Pre-Participation Injury and Illness Complaints of Elite Athletes Participating at the Munich 2022 European Championships
Verletzungen und Krankheiten von Spitzensportlern vor der Teilnahme an der Europameisterschaft 2022 in München
Objective: To describe the injury and illness complaints of elite athletes during the four weeks before the 2022 European championships in Munich (Germany).
Methods: We conducted a cross-sectional study in athletes registered at the 2022 European championships from the 11th to the 21st August 2022, using an online pre-participation health questionnaire (PPHQ) asking about personal and training characteristics and injury and illness complaints during the four weeks preceding the championships.
Results: Among the 5419 registered athletes, 239 (4.4%) completed the PPHQ. A total of 47 athletes (19.7%) reported an injury complaint during the four weeks before the championships. The most frequently reported worst symptom was pain (59.6%), location was “upper extremity” (19.1%), followed by “posterior thigh” (12.8%) and “head/trunk” (12.8%). The mean injury severity score (ranging from 0 to 100) was 39.4±20.2. About two-thirds of athletes reported performance not or only slightly affected by the injury complaint. Twenty-five athletes (10.5%) reported an illness complaint prior to the championships. The most frequently reported affected system was “respiratory tract” (52.0%), cause was infection (64.0%), and the mean illness severity score was 35.5±17.7. 80% of athletes reported that the performance was not or only slightly affected by the illness complaint.
Conclusion: About 20% of included athletes reported an injury complaint and about 10% an illness complaint during the four weeks before the 2022 European championships. These results highlight the need of improving the monitoring and if needed, the management of athletes’ health, in the final preparation for international championships.
Key Words: Sports Injury Prevention, Pre-Competition Medical Assessment, Injury/Illness Surveillance, Epidemiology, Championships
Problem: Beschreibung der Verletzungs- und Krankheitsbeschwerden von Spitzensportlern in den vier Wochen vor der Europameisterschaft 2022 in München (Deutschland).
Methodik: Wir führten vom 11. bis 21. August 2022 eine Querschnittsstudie bei Athleten durch, die bei den Europameisterschaften 2022 registriert waren. Dafür nutzen wir einen Online-Gesundheitsfragebogens, in dem wir nach persönlichen und trainingsbezogenen Merkmalen sowie Verletzungs- und Krankheitsbeschwerden während der vier Wochen vor den Meisterschaften gefragt haben.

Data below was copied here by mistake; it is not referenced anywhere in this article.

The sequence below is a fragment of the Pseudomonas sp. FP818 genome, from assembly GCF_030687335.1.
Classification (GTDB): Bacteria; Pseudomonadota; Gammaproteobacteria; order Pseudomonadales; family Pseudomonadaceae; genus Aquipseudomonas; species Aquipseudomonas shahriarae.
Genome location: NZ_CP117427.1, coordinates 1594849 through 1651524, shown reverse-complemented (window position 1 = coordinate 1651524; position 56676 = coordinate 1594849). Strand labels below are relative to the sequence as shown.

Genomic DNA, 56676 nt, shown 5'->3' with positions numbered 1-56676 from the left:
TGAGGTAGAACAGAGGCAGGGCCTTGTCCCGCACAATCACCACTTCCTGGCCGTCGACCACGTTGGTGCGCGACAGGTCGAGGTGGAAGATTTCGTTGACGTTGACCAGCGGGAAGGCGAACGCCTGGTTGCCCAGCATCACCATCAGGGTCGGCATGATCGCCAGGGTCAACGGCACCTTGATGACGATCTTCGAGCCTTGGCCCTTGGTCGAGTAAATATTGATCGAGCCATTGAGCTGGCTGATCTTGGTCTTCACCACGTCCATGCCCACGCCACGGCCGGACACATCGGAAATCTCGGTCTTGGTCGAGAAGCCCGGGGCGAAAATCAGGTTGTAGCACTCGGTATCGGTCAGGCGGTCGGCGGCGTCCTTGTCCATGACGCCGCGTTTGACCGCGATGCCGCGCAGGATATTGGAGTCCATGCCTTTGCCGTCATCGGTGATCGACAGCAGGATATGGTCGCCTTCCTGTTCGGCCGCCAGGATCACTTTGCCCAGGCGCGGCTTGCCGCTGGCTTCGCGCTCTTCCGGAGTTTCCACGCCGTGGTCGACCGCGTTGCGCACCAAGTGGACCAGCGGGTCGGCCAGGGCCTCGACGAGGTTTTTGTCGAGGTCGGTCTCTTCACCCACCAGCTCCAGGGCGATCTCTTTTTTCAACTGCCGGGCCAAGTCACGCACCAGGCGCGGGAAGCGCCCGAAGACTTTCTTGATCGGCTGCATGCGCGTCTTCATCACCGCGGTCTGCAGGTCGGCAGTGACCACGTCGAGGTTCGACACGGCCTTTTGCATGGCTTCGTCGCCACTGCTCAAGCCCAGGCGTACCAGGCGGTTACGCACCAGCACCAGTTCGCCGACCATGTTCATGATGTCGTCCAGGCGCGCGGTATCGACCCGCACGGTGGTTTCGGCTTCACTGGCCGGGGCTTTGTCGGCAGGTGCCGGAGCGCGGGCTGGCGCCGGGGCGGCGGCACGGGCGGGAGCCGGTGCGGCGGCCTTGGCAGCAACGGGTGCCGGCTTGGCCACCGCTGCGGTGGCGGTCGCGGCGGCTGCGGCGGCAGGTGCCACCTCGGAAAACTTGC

Ergebnisse: Von den 5419 registrierten Athleten füllten 239 (4,4%) den Fragebogen aus. Insgesamt 47 Athleten (19,7%) gaben an, in den vier Wochen vor den Meisterschaften eine Verletzung gehabt zu haben. Das am häufigsten berichtete schwerste Symptom waren Schmerzen (59,6%), die häufigste Lokalisierung war die „obere Extremität“ (19,1%), gefolgt von dem „hinterer Oberschenkel“ (12,8%) und „Kopf/Rumpf“ (12,8%). Der mittlere Verletzungsschweregrad (von 0 bis 100) lag bei 39,4±20,2. Etwa zwei Drittel der Athleten gaben an, dass ihre Leistung nicht oder nur geringfügig durch die Verletzungsbeschwerden beeinträchtigt wurde. Fünfundzwanzig Athleten (10,5%) berichteten über eine Krankheitsbeschwerde im Vorfeld der Meisterschaften. Das am häufigsten angegebene betroffene Organsystem waren die Atemwege (52,0%), die häufigste Ursache war eine Infektion (64,0%), und der mittlere Schweregrad der Erkrankung betrug 35,5±17,7. Achtzig Prozent der Athleten gaben an, dass ihre Leistung nicht oder nur geringfügig durch die Krankheit beeinträchtigt wurde.
Schlussfolgerung: Etwa 20% der eingeschlossenen Athleten gaben in den vier Wochen vor der Europameisterschaft 2022 eine Verletzung und etwa 10% eine Krankheit an. Diese Ergebnisse unterstreichen die Notwendigkeit, die Überwachung und gegebenenfalls das Management der Gesundheit der Athleten bei der abschließenden Vorbereitung der internationalen Meisterschaften zu verbessern.
Schlüsselwörter: Prävention von Sportverletzungen, medizinische Beurteilung vor Wettkämpfen, Überwachung von Verletzungen/Erkrankungen, Epidemiologie, Wettkämpfe